The sod house wasn’t quite two centuries old. At some point in time, someone had added stucco to the outside to give it some longevity and installed a wooden floor in the kitchen area of the large one room home. The sweeping motion from the rustic broom, made from prairie grass and a broken tree limb, kept perfect time with Rebecca’s singing, “I’m in pretty good shape for the shape I’m in.”
Rebecca loved the house of her ancestors. This was her playhouse since no one else in the family had any interest in preserving the old homestead. She whittled away the long summer hours pretending to live on the prairie, a pioneer woman of strong German blood. Even though she was now thirteen years old, the place still held a draw she couldn’t explain.
Stopping by to tell her lunch was almost ready and Mom would expect her to set the table, her older brother Micah chided her, “Becca, why waste all your time in this bug infested place? Good grief. It smells like mildewed earth in here.”
“Well, I like the smell. Besides, I can’t help it. It’s kinda weird but I feel a connection to our ancestors. It’s like the house has a secret it’s dying to tell me. One of these days I’ll figure out what that secret is too.”
“You’ve been over every inch of this place since you were in preschool. What secrets could it possibly hold?” Micah asked.
“I don’t know. But I’ll know it when I see, just you wait and see,” Rebecca said with a stomp of her foot. With that, she put down the broom, running across the field to their farmhouse with all its modern conveniences.
Once lunch chores were over, Rebecca went back to her prairie home. Climbing onto a splintered wooden counter in the kitchen, she put one hand in front of the other crawling over to the window. At one time, the window had been closed up with old boards across it. Rebecca had opened the windows to allow fresh air into the room. Taking out a measuring tape, she took measurements.
“Mom promised she would help me make some curtains,” she said to the house. “That should give you some nice color. And she said I could buy a small rug for the floor too.”
Jumping down from the counter, she hit the floor harder than expected. An old plank went flying up hitting Rebecca in the shin. “Ouch! That hurt,” she yelled while looking toward the floor. “What in the blazes…?”
There was a box tucked away under where the slat had been. Taking it out of the hiding place, Rebecca blew dust off the top of the box. She tried to make out writing on the lid but it was too faded. She was able to make out a picture of a cigar so she figured this must have been some type of tobacco container.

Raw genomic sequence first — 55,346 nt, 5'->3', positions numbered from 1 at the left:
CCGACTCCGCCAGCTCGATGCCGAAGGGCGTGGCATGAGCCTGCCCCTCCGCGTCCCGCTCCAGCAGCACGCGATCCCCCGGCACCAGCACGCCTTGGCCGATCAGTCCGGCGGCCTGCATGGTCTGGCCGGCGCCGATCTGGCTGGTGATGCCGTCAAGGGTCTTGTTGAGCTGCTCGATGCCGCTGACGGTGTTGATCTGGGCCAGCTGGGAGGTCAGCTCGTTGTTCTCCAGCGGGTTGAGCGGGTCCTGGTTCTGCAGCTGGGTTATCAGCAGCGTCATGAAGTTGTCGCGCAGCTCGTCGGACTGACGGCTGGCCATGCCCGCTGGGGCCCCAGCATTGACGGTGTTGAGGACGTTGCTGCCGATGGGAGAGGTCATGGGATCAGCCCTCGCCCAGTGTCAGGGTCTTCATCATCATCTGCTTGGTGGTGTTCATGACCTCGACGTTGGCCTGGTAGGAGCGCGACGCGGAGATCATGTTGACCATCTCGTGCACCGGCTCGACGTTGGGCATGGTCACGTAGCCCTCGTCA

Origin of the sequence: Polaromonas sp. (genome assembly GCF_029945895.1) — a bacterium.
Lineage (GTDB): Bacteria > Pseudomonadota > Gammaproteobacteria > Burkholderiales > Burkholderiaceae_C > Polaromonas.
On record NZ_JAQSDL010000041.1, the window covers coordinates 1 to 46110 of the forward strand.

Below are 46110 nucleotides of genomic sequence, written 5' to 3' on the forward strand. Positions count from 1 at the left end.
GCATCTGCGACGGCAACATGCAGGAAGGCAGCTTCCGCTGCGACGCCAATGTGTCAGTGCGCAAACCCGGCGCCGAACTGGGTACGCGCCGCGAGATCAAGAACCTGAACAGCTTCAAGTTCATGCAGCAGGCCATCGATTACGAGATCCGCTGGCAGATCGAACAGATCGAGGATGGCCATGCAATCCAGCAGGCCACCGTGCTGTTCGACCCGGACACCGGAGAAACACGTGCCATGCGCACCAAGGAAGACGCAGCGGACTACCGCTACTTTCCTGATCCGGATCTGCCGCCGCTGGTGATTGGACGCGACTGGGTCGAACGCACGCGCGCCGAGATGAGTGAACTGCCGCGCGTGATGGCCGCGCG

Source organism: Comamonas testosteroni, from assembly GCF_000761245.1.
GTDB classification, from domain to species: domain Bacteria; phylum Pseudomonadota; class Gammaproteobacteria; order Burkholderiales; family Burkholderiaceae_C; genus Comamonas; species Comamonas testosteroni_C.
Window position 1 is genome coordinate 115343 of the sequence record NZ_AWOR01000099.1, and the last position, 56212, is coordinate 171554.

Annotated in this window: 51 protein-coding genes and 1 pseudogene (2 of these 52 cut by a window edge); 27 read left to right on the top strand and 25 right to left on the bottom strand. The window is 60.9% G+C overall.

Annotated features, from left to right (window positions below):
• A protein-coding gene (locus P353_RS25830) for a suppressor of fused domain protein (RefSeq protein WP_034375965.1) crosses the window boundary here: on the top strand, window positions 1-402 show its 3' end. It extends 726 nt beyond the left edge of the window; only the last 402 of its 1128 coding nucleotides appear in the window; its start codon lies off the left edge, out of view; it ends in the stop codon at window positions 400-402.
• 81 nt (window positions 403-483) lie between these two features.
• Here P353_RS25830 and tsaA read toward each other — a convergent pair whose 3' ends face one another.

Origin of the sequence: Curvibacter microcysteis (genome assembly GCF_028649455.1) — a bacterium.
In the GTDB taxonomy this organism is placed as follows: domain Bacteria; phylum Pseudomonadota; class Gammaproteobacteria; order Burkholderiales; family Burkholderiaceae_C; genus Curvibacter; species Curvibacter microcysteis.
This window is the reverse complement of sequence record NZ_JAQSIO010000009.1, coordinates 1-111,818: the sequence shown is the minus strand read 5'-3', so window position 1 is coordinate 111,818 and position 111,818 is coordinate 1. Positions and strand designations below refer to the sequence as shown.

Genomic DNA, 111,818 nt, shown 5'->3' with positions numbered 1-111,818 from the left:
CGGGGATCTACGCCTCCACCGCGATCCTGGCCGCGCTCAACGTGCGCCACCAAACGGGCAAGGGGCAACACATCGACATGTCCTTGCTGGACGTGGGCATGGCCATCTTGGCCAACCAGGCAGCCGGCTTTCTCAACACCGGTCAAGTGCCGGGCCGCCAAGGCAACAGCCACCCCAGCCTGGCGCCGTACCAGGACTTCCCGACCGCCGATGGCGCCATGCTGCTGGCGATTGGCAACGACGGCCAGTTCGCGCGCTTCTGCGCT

Eagerly she opened the box to find a piece of paper inside.
“This is it. This is the secret I’ve been waiting to find,” she said excitedly.
The conductor so appreciates your hospitality, he’ll be sending two large hams and three small hams via the railroad. The cargo should arrive in about five days. As a stationmaster, feel free to obtain five tickets for a future trip you’ll be taking on behalf of the railroad. This has been cleared by the railroad agent. The stockholders will reimburse you for your business expenses.
“Good grief, not another one,” Rebecca moaned. This was the third note she had found over the years. She found one in the pocket of a shredded apron hanging on a peg in the kitchen and another one in an old potato sack partly buried in a corner of the lean-to attached to the back of the sod house.
“Dad said there never was a railroad anywhere near here. The closest one is forty miles down the road. So why was my ancestors working for the railroad? And why would they keep sending hams to farmers? Wouldn’t my relatives have their own pigs to butcher? I don’t know, maybe it’s time I share these with my parents. Sure doesn’t make any sense to me.”
Slipping the note into her jean pocket for safe keeping, she would add them to the others already on her bedroom dresser. Disappointed there still were no secrets to be found, Rebecca closed up her playhouse and went home.
The Underground Railroad was active in the mid 1800’s, especially at the height of the Civil War in the United States. The purpose of the “railroad” was to help runaway slaves escape from slavery. Most fled to Canada. Some of the terminology used:
Railroad – networks of secret routes and safe houses
Agents – people who helped slaves find the “railroad”
Conductors – were guides who helped the slaves find their way to a safe house
Stations/Stationmasters – places/persons who hid slaves
Cargo – escaped slaves
Ham/hams – indicated the number of people needed to be housed
Shareholders – those financing the endeavor
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